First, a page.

I'm mainly writing this to get a bit of validation for some assumptions that I'm making. Please correct me if anything I say here is wrong. For a while I couldn't understand why people put a lot of WHERE-style restrictions in the JOIN part of the FROM clause. For example: SELECT bt.blah ,st.bleep FROM big_things bt JOIN small_things st ON bt.big_things_id = st.big_things_id and st.start_date >= '20070701' and st.end_date = '20070701' and st.end_date = '20070701' and st.end_date = '20070701' OR st.start_date is null) and (st.end_date
You need to be careful about mixing up JOIN conditions and WHERE filters. There's a similar discussion here , and I'll repeat here what I said there.... It is best practice to use JOIN to specify the join conditions BOL: >Specifying the join conditions in the FROM clause helps separate them from any other search conditions that may be specified in a WHERE clause, and is the recommended method for specifying joins In most cases it will make the query clearer as to what the JOIN conditions are, rather than what the WHERE filter is specified as. Execution plans may hardly differ (especially for inner joins), but your understanding of the query might. Also as you have shown, changing from an INNER JOIN to an OUTER JOIN, severely changes the meaning of the query if you specify conditions in the JOIN clause rather than the WHERE clause. --- Edit : just a thought Another way of writing the left join, but making it crystal clear what is being used as a filter and what is being used as a join condition, is to filter the table first, using an inline view, or derived table, and then join on that SELECT bt.blah ,st_ilv.bleep FROM big_things bt LEFT JOIN (select st.big_things_id, st.bleep from small_things st where st.start_date >= '20070701' and st.end_date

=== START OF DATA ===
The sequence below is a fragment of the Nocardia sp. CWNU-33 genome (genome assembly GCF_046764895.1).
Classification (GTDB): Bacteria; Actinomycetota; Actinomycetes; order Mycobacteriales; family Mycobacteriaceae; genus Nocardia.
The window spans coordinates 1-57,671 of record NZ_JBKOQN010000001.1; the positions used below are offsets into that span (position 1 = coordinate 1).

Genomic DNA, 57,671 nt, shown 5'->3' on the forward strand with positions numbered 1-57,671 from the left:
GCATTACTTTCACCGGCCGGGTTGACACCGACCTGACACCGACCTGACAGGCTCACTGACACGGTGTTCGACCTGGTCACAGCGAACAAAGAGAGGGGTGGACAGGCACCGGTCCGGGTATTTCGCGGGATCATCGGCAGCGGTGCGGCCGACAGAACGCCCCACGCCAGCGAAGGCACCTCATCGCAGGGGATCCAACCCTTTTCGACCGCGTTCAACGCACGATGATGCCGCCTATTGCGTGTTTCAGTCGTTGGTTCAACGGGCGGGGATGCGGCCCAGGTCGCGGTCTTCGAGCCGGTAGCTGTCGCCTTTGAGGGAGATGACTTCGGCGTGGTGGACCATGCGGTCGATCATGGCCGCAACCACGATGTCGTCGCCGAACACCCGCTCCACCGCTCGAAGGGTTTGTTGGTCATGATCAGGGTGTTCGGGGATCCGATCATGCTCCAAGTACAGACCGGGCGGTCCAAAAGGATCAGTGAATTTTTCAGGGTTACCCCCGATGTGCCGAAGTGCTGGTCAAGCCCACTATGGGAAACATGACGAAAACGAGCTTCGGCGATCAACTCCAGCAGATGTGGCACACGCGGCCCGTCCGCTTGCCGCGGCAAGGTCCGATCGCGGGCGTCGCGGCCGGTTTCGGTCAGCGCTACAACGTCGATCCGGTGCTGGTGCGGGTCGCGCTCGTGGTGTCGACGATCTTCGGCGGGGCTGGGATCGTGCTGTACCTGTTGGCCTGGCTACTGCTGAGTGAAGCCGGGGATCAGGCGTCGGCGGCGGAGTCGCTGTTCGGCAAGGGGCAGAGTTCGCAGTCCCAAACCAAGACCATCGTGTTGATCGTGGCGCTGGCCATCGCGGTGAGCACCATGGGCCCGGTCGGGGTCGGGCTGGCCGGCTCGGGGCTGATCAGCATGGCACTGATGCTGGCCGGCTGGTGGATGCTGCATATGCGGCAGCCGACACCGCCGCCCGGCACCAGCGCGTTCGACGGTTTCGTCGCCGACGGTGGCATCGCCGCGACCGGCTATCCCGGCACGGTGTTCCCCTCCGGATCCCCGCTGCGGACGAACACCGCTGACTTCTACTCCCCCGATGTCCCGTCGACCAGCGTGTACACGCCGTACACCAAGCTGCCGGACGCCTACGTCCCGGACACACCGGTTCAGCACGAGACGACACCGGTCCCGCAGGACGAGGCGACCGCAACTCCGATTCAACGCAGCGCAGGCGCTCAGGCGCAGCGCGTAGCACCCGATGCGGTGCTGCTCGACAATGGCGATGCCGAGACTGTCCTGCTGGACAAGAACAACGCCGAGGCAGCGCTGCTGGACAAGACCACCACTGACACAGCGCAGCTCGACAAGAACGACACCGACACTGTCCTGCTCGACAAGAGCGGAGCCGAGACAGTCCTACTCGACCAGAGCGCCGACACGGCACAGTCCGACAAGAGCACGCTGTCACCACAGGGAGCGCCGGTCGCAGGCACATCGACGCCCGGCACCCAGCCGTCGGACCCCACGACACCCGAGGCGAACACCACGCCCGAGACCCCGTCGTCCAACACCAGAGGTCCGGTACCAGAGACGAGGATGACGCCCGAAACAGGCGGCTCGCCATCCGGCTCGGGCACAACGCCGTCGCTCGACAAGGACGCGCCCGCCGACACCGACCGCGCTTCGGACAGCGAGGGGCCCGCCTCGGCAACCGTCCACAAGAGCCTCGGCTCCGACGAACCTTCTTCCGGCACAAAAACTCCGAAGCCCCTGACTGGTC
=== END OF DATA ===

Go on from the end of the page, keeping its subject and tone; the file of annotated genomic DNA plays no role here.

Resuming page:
Ideally, you could use a primary key, or at least foreign key(s), to join any needed tables and put the rest in the WHERE clause. When you're joining tables, think of the columns that need to join to make the relation work right, then put the rest in the where clause. In effect, the JOIN only makes the tables work together as one table. For example, to me it doesn't make sense to include the dates in the JOIN part since it has nothing to do with the relation between the two tables; you're just limiting the information you want to see with the dates. So the date qualifications need to be in the WHERE clause.